As a world leading country in the marine industries, it is safe to say that Norway is powered by nature. Likewise, Croatia is economically and historically dependand on the sea. Working together in finding sustainable solutions to fish farming brings benefits to both countries.
This was the driving force behind the conference organised in Zadar this May. The latest trends in sustainable aquaculture, including the development of sustainable fish feeds, the use of new technologies for monitoring fish welfare and environmental impact, and best practices for minimizing waste and pollution were some of the topics. Participants also discussed market opportunities for sustainable aquaculture products.
"There was no question at all where we would hold this conference, because we know that Zadar County is the leader of Croatian fisheries and aquaculture, so the choice was very simple," said H. E. Haakon Blankenborg, Norwegian Ambassador to Croatia.
He emphasized that Croatia and Norway have many things in common, and aquaculture is one of the industries in which they are among the best in Europe. However, they can still learn a lot from each other.
One way to so was though the conference, which aim was tofurther strengthen collaboration and cooperation between Croatian and Norwegian companies in this area. Particular emphasis was placed on sustainable solutions for fish farming that benefit both the economy and the environment.
"In this workshop, we focused on the latest trends and innovations in aquaculture, but also on supporting infrastructure and logistics. The new dimensions of aquaculture aim to minimize environmental impacts while increasing productivity and profitability," Blankenborg said, stressing the importance of good management of by-products that are mostly discarded after fish processing.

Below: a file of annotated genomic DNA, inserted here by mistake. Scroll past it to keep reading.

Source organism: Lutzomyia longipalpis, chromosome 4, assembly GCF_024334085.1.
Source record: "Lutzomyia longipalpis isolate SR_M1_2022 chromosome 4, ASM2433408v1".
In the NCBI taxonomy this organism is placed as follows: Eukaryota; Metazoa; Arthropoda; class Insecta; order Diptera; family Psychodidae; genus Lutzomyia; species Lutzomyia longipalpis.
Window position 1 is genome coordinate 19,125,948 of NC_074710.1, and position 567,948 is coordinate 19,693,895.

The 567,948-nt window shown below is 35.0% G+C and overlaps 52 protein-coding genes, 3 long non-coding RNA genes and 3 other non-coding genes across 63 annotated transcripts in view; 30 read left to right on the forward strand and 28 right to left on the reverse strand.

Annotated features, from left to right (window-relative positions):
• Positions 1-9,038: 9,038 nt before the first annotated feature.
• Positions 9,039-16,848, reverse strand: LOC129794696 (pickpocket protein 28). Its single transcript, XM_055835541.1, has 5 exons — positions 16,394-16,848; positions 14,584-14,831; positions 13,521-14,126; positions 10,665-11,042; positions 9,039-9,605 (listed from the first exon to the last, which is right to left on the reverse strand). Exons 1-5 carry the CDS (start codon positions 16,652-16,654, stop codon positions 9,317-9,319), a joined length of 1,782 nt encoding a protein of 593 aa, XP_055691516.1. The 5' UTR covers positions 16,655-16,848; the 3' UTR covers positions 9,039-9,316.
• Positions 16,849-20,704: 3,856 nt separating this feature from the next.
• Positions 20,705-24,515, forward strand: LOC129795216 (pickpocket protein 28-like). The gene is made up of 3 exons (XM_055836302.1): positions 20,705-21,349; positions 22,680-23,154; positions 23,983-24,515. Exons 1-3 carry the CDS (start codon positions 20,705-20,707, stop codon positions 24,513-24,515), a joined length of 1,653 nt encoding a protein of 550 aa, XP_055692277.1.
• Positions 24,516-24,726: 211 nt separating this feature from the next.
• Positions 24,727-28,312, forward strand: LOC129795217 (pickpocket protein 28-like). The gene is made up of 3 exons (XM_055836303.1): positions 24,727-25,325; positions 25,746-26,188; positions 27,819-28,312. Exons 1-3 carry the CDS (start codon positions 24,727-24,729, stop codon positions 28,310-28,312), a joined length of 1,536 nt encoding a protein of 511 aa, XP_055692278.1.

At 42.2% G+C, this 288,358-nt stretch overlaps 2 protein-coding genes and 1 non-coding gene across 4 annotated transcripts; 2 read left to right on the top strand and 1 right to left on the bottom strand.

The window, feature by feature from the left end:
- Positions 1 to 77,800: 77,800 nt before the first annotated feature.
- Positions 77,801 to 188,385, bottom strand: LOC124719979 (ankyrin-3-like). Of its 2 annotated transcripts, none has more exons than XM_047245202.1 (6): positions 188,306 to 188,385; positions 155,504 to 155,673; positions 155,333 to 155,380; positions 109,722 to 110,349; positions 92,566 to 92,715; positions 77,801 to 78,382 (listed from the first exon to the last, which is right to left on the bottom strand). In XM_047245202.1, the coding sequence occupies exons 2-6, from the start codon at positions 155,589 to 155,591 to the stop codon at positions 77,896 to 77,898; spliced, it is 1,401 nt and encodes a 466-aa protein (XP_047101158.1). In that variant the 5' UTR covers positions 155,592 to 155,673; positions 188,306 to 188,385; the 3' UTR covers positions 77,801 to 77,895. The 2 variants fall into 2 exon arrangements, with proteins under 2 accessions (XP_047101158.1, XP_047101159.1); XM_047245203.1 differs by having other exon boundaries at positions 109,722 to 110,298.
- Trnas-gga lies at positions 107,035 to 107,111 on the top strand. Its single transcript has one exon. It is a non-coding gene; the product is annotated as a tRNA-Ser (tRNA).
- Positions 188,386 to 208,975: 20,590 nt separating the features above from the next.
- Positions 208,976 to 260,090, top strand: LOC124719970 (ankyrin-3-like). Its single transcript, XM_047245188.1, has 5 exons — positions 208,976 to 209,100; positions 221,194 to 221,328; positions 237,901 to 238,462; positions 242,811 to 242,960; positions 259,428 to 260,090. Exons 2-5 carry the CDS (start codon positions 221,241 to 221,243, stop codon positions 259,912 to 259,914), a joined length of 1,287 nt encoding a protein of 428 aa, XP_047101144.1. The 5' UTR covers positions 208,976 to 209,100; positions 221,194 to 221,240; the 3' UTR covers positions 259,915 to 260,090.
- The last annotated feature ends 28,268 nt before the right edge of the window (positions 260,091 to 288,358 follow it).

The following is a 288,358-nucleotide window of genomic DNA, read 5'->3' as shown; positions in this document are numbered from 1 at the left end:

Prefect Longin followed up on his words and announced that Zadar County, through the SAFE project funded by Bilateral Fund of the Grants, in which partners from Norway also participate, plans to create an innovative solution for fish by-products.
"Through this project, data on fish industry by-products will be collected in order to finally establish a factory for the treatment of fish waste and fishmeal production within the future Waste Management Center, as the first of its kind in Croatia", said Longin.
The project SAFE is implemented in partnership with NOFIMA and Sintef Ocean and was one of the project funded by open call on Green Transition, under the Bilateral Fund of the EEA and Norway Grants.
About the conference
Two specific topics were tackled at the conference. The 'Management of Fish Byproduct,' was the first one. It shed light on the importance of utilizing the discard and byproducts of fish processing and how it can benefit the fishing industry.
The second topic was 'Innovative & New Dimension of Aquaculture,' where the latest trends and advancements in aquaculture were explored, including the question on how can we help meet the growing demand for seafood while minimizing environmental impacts.
The round table discussion followed and provided a platform for networking and sharing of experiences among participants, with a view to identifying new business opportunities and partnerships in the field of sustainable aquaculture. The panel participants were representatives from the aquaculture industry, environmental organizations, academia, and government officials from both countries. The conference serveed as an opportunity for exchanging best practices, networking, and exploring potential collaboration in the field of sustainable aquaculture.